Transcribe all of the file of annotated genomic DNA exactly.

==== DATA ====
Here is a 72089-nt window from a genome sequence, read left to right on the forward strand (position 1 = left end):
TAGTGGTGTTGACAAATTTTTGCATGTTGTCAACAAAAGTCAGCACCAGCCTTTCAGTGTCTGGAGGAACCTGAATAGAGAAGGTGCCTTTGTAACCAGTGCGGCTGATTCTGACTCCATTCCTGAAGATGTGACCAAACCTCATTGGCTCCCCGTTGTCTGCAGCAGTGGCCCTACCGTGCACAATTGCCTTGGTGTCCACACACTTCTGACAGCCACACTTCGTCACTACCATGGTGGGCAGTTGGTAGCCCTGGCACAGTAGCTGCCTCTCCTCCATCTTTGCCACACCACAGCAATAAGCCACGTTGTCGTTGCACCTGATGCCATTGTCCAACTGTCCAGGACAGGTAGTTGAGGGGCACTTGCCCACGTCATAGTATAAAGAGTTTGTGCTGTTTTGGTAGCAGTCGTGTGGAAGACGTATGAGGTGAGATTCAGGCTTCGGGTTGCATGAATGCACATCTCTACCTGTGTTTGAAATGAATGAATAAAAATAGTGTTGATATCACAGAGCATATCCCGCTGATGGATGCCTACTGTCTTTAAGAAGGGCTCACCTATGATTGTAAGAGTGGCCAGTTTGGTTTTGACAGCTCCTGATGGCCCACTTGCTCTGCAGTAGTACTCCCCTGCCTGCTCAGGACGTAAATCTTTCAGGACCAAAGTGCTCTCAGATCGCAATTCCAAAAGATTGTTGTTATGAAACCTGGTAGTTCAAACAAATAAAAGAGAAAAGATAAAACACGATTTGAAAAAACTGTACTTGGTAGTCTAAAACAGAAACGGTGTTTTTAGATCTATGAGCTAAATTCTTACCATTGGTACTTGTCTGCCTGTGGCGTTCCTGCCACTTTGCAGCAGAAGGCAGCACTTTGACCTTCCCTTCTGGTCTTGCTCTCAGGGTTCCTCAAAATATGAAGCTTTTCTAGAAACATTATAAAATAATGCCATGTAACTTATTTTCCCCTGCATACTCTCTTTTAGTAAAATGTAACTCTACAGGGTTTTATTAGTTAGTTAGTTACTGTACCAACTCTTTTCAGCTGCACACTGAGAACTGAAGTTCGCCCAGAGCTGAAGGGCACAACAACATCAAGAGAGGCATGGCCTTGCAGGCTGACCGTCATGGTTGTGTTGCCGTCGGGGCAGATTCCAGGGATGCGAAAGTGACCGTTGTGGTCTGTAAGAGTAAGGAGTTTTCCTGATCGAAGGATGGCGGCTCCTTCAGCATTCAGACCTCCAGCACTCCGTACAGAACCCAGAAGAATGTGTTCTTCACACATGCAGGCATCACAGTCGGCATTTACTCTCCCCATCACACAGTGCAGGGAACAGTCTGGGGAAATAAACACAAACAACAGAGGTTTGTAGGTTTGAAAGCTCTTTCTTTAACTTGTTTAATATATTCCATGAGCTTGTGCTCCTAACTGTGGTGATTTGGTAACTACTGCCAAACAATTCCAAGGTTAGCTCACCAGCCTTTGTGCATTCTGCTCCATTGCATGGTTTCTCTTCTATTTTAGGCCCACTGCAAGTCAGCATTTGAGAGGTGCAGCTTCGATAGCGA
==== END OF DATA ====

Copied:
Here is a 72089-nt window from a genome sequence, read left to right on the forward strand (position 1 = left end):
TAGTGGTGTTGACAAATTTTTGCATGTTGTCAACAAAAGTCAGCACCAGCCTTTCAGTGTCTGGAGGAACCTGAATAGAGAAGGTGCCTTTGTAACCAGTGCGGCTGATTCTGACTCCATTCCTGAAGATGTGACCAAACCTCATTGGCTCCCCGTTGTCTGCAGCAGTGGCCCTACCGTGCACAATTGCCTTGGTGTCCACACACTTCTGACAGCCACACTTCGTCACTACCATGGTGGGCAGTTGGTAGCCCTGGCACAGTAGCTGCCTCTCCTCCATCTTTGCCACACCACAGCAATAAGCCACGTTGTCGTTGCACCTGATGCCATTGTCCAACTGTCCAGGACAGGTAGTTGAGGGGCACTTGCCCACGTCATAGTATAAAGAGTTTGTGCTGTTTTGGTAGCAGTCGTGTGGAAGACGTATGAGGTGAGATTCAGGCTTCGGGTTGCATGAATGCACATCTCTACCTGTGTTTGAAATGAATGAATAAAAATAGTGTTGATATCACAGAGCATATCCCGCTGATGGATGCCTACTGTCTTTAAGAAGGGCTCACCTATGATTGTAAGAGTGGCCAGTTTGGTTTTGACAGCTCCTGATGGCCCACTTGCTCTGCAGTAGTACTCCCCTGCCTGCTCAGGACGTAAATCTTTCAGGACCAAAGTGCTCTCAGATCGCAATTCCAAAAGATTGTTGTTATGAAACCTGGTAGTTCAAACAAATAAAAGAGAAAAGATAAAACACGATTTGAAAAAACTGTACTTGGTAGTCTAAAACAGAAACGGTGTTTTTAGATCTATGAGCTAAATTCTTACCATTGGTACTTGTCTGCCTGTGGCGTTCCTGCCACTTTGCAGCAGAAGGCAGCACTTTGACCTTCCCTTCTGGTCTTGCTCTCAGGGTTCCTCAAAATATGAAGCTTTTCTAGAAACATTATAAAATAATGCCATGTAACTTATTTTCCCCTGCATACTCTCTTTTAGTAAAATGTAACTCTACAGGGTTTTATTAGTTAGTTAGTTACTGTACCAACTCTTTTCAGCTGCACACTGAGAACTGAAGTTCGCCCAGAGCTGAAGGGCACAACAACATCAAGAGAGGCATGGCCTTGCAGGCTGACCGTCATGGTTGTGTTGCCGTCGGGGCAGATTCCAGGGATGCGAAAGTGACCGTTGTGGTCTGTAAGAGTAAGGAGTTTTCCTGATCGAAGGATGGCGGCTCCTTCAGCATTCAGACCTCCAGCACTCCGTACAGAACCCAGAAGAATGTGTTCTTCACACATGCAGGCATCACAGTCGGCATTTACTCTCCCCATCACACAGTGCAGGGAACAGTCTGGGGAAATAAACACAAACAACAGAGGTTTGTAGGTTTGAAAGCTCTTTCTTTAACTTGTTTAATATATTCCATGAGCTTGTGCTCCTAACTGTGGTGATTTGGTAACTACTGCCAAACAATTCCAAGGTTAGCTCACCAGCCTTTGTGCATTCTGCTCCATTGCATGGTTTCTCTTCTATTTTAGGCCCACTGCAAGTCAGCATTTGAGAGGTGCAGCTTCGATAGCGA